Originally posted here
„Willing to go everywhere and see everything“
For nearly 20 years, Ben Box, 57, has been the editor of the South American Handbook, Footprint’s flagship guide book that was first published in 1924. Sebastian from tripwolf reached him on the phone in Suffolk, UK, where Ben lives with his wife Sarah who edits Footprint’s Caribbean guide… Continue
Added by Adena on November 24, 2009 at 1:29pm —
If you're in Washington DC or the surrounding area, I recommend taking a look into an upcoming 2-day class on travel writing taught by the tough-but-fair editors at WorldHum. I wanted to post about it simply because I think they're great and I appreciate their strong online presence and terrific content that you won't see anywhere else.
Added by Sheila Scarborough on October 22, 2009 at 11:21am —
Me in Cameroon with a biker gang. I'm the one who doesn't look like he belongs in some '70s Blaxploitation flick.
Great to join this group. I'm an author for Lonely Planet
and contributor to websites like Worldhum
Added by Adam Karlin on October 21, 2009 at 8:00am —
Expatriatism is often a life apart. So how does a writer abroad get up to speed and compete in her home market?
Here's my answer in a guest post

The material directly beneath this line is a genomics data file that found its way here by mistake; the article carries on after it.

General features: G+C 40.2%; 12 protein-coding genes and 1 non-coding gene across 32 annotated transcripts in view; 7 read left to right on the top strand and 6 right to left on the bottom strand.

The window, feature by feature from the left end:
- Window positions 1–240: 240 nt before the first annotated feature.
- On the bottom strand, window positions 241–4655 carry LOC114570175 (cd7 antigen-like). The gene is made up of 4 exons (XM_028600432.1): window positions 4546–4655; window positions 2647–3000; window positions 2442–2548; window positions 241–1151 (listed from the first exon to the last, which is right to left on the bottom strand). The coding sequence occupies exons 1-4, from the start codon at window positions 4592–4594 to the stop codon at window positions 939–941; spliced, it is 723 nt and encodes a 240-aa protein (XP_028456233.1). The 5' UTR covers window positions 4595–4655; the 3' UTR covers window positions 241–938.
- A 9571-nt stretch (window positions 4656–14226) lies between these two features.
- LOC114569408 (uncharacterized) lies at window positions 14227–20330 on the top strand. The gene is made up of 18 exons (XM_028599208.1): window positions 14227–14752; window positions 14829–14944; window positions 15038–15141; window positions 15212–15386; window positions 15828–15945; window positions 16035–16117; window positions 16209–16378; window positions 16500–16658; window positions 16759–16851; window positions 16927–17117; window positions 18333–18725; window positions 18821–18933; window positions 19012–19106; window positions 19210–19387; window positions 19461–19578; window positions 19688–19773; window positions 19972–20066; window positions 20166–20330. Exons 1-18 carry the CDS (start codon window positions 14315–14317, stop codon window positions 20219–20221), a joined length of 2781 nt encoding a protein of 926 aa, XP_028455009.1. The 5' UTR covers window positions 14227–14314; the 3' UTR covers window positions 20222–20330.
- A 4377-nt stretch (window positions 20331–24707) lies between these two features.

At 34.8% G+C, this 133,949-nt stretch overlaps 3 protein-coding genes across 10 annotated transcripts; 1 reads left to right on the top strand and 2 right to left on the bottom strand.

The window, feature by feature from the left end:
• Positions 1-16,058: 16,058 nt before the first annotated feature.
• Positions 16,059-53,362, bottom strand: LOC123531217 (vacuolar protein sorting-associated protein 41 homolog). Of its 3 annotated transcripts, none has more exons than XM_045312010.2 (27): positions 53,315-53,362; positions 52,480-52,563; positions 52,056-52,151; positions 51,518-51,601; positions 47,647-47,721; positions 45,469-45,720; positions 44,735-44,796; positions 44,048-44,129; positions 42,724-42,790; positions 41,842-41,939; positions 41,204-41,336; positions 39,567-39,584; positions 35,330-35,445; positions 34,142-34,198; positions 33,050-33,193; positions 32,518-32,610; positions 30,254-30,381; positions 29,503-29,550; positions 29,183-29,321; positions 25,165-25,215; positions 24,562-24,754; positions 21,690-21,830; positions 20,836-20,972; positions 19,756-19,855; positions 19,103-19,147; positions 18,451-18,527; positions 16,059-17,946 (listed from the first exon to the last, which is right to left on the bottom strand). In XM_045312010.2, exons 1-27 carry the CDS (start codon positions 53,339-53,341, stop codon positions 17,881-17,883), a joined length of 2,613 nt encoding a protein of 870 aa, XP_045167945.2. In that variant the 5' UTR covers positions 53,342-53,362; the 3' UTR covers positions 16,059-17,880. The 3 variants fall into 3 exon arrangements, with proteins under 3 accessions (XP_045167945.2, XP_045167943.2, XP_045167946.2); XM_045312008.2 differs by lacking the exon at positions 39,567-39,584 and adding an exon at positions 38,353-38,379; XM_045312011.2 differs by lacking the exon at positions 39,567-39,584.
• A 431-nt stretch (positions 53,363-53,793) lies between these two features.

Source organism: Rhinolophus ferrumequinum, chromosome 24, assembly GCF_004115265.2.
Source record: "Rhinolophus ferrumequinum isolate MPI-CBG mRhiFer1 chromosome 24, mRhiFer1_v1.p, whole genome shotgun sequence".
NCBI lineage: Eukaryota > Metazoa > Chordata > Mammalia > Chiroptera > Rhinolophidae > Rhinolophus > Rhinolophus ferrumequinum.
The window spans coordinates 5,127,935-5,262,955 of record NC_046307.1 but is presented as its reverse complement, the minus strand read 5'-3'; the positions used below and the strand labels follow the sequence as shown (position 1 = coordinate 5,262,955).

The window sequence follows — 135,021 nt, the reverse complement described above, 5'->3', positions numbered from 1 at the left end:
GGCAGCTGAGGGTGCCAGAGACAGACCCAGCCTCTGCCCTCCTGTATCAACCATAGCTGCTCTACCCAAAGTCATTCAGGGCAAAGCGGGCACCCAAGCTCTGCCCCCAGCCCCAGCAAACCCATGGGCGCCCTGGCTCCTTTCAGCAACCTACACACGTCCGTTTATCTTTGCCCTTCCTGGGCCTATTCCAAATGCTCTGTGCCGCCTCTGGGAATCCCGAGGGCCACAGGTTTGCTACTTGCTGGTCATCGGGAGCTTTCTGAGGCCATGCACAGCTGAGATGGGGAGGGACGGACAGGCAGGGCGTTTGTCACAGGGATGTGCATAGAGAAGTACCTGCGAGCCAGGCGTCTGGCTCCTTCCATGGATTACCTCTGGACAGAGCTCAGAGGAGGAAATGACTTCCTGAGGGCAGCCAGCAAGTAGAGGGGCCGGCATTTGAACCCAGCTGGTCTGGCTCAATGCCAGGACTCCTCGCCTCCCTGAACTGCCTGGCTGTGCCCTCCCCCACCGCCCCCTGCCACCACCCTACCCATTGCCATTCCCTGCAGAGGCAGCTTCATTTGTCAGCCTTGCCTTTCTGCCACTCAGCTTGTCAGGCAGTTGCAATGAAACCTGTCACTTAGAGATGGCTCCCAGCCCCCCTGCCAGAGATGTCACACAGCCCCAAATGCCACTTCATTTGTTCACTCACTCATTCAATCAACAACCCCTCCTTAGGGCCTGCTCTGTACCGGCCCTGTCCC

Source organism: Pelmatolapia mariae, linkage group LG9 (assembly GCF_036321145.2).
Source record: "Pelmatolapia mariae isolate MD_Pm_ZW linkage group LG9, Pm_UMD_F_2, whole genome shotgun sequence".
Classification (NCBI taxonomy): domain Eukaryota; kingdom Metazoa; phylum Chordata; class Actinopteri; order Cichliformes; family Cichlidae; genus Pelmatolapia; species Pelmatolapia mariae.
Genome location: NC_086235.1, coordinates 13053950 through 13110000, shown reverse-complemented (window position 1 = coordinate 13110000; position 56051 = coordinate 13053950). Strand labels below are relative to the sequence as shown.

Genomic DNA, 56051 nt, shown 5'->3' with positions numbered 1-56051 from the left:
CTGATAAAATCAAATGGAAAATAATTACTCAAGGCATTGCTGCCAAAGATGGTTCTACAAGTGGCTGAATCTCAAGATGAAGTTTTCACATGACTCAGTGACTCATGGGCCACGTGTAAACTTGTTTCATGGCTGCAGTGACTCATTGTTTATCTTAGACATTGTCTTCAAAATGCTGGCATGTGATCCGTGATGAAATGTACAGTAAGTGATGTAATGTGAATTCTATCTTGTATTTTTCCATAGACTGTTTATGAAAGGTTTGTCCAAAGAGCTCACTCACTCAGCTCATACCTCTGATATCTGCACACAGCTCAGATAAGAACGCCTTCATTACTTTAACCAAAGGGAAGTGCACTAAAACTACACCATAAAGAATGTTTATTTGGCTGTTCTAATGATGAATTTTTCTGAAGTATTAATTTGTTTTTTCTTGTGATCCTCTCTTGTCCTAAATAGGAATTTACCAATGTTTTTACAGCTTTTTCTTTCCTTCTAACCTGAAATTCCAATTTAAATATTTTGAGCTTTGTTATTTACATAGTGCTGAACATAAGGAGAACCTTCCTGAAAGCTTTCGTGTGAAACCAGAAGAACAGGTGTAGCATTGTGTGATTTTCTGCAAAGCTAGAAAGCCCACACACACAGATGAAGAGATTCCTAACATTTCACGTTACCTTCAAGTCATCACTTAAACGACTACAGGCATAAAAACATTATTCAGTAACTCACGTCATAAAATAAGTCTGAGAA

-- about the fortuitous intersection of expatriatism, epublishing and digital citizenship
-- at former Writers Digest
editor Maria Schneider's Editor Unleashed
Are you culturally or geographically challenged? How do you level the playing… Continue
Added by Anastasia Ashman on September 2, 2009 at 4:30pm —
If you are an avid traveler and want to help a charity project enter the 'Act of Kindness' travel writing competition
organized by GlobalGiving in partnership with The Travel Foundation. You can win a trip for two in the country of your choice and visit a GlobalGiving charity project.
Added by Marion on July 17, 2009 at 9:00am —
As a freelance travel writer, you’re a business owner. That means that it’s your responsibility to market yourself — it’s up to you to make sure that you grow your business, land new opportunities and continue to find new markets. Freelancing isn’t a ‘get out of marketing free’ card — but don’t let that scare you. Marketing yourself as a travel writer doesn’t need to be complicated.
Read the rest of the post at… Continue
Added by Thursday Bram on May 1, 2009 at 10:11am —